Chronic cough and paradoxical vocal fold movement (PVFM) are perplexing conditions. This paper reviews the recent literature in relation to the nature of PVFM and chronic cough and the management of symptoms associated with these disorders.
There are similarities in the voice and upper airway symptoms in chronic cough and PVFM. Clinically significant voice symptoms are present in approximately 40% of individuals with chronic cough and PVFM and are similar to those occurring in voice disorders such as muscle tension dysphonia. Chronic cough can be associated with PVFM in a large proportion of cases. Extrathoracic airway hyperresponsiveness is a common underlying mechanism in PVFM and chronic cough. Speech pathology intervention can be effective in controlling symptoms in chronic cough, which suggests that the anatomic diagnostic protocol could be expanded to incorporate this intervention. Chronic cough that fails to respond to medical management should be conceptualized as either due to PVFM or idiopathic. PVFM and chronic cough are not necessarily the result of underlying psychopathology.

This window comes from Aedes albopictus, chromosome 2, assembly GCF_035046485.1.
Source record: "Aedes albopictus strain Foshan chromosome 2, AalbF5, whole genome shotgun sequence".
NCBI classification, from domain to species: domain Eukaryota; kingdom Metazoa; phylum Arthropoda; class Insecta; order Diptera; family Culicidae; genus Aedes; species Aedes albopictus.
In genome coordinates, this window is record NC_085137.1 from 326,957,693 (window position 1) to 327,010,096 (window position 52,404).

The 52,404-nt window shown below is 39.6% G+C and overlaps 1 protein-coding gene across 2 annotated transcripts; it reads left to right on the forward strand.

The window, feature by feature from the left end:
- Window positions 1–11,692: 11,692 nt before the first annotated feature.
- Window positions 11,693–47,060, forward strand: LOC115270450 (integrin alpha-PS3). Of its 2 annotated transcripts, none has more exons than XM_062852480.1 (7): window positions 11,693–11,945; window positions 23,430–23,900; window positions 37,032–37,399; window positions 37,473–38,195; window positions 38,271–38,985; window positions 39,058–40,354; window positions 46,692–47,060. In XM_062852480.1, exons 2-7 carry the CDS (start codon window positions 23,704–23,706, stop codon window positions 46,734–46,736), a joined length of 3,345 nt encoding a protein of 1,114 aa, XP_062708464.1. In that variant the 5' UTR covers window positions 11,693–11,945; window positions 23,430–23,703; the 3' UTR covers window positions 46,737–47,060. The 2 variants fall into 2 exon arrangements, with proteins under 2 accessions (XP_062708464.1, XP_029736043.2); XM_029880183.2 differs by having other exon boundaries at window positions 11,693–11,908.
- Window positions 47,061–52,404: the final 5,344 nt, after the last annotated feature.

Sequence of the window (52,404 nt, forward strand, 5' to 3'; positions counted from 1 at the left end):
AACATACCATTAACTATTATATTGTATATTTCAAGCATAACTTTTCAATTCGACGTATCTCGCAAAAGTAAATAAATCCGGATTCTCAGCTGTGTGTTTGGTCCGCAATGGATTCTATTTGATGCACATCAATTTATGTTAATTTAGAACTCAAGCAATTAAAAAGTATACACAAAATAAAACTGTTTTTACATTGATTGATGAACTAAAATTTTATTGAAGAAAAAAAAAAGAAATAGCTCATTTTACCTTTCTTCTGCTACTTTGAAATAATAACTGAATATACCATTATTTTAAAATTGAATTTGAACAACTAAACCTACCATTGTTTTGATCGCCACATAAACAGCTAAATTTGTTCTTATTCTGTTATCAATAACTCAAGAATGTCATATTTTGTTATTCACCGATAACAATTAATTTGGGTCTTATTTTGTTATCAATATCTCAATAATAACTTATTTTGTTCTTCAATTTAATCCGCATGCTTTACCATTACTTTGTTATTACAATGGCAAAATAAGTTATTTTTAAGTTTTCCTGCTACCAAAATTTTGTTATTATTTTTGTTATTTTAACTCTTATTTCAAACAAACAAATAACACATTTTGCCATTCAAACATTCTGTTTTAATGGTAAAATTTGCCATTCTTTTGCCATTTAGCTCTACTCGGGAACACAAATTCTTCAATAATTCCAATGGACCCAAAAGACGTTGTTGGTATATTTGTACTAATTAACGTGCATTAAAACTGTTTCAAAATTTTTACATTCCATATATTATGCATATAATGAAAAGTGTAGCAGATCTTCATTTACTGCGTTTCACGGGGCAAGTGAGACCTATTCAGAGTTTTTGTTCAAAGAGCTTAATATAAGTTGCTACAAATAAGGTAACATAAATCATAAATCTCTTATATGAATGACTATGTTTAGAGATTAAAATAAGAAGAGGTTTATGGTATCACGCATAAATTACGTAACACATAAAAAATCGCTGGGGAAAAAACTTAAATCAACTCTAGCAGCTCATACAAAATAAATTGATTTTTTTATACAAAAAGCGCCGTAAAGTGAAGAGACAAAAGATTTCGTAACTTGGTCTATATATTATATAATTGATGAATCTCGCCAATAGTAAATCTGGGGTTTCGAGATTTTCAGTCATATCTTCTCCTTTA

Chronic cough and PVFM manifest in a range of clinically significant voice and upper airway symptoms. The anatomic diagnostic protocol used in the management of chronic cough could be expanded to include PVFM as a potential cause of cough, and speech pathology intervention as treatment for chronic cough.
aSpeech Pathology Department, John Hunter Hospital, Newcastle, Australia
bDivision of Speech Pathology, University of Queensland, Brisbane, Australia
cDepartment of Respiratory and Sleep Medicine, Hunter Medical Research Institute, John Hunter Hospital, Newcastle, Australia
dSchool of Community Health, Charles Sturt University, Albury, Australia
Correspondence to Anne Vertigan, Speech Pathology Department, John Hunter Hospital, Locked Bag 1, Hunter Region Mail Centre, NSW 2310, Australia Tel: +61 2 49213726; fax: +61 2 49855460; e-mail: email@example.com